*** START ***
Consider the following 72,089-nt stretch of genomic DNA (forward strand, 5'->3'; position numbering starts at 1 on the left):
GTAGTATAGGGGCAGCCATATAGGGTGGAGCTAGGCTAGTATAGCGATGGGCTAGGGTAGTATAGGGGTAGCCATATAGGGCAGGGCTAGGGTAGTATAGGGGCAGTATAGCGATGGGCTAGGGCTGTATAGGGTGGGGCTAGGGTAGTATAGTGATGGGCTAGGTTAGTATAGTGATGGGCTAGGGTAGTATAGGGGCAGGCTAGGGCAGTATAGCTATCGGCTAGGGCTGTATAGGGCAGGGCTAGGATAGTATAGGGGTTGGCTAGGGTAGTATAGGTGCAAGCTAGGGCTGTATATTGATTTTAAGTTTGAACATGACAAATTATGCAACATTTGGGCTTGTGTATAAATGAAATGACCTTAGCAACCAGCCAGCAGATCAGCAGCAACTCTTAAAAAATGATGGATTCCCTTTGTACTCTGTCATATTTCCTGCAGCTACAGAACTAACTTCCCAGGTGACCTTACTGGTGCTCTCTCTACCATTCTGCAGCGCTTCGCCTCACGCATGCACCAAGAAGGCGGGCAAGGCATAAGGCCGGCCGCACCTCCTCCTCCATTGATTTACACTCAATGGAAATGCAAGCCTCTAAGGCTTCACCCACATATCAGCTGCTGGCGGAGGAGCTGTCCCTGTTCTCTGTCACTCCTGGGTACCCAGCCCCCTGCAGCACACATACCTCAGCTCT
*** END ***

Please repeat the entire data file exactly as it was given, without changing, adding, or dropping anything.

Consider the following 72,089-nt stretch of genomic DNA (forward strand, 5'->3'; position numbering starts at 1 on the left):
GTAGTATAGGGGCAGCCATATAGGGTGGAGCTAGGCTAGTATAGCGATGGGCTAGGGTAGTATAGGGGTAGCCATATAGGGCAGGGCTAGGGTAGTATAGGGGCAGTATAGCGATGGGCTAGGGCTGTATAGGGTGGGGCTAGGGTAGTATAGTGATGGGCTAGGTTAGTATAGTGATGGGCTAGGGTAGTATAGGGGCAGGCTAGGGCAGTATAGCTATCGGCTAGGGCTGTATAGGGCAGGGCTAGGATAGTATAGGGGTTGGCTAGGGTAGTATAGGTGCAAGCTAGGGCTGTATATTGATTTTAAGTTTGAACATGACAAATTATGCAACATTTGGGCTTGTGTATAAATGAAATGACCTTAGCAACCAGCCAGCAGATCAGCAGCAACTCTTAAAAAATGATGGATTCCCTTTGTACTCTGTCATATTTCCTGCAGCTACAGAACTAACTTCCCAGGTGACCTTACTGGTGCTCTCTCTACCATTCTGCAGCGCTTCGCCTCACGCATGCACCAAGAAGGCGGGCAAGGCATAAGGCCGGCCGCACCTCCTCCTCCATTGATTTACACTCAATGGAAATGCAAGCCTCTAAGGCTTCACCCACATATCAGCTGCTGGCGGAGGAGCTGTCCCTGTTCTCTGTCACTCCTGGGTACCCAGCCCCCTGCAGCACACATACCTCAGCTCT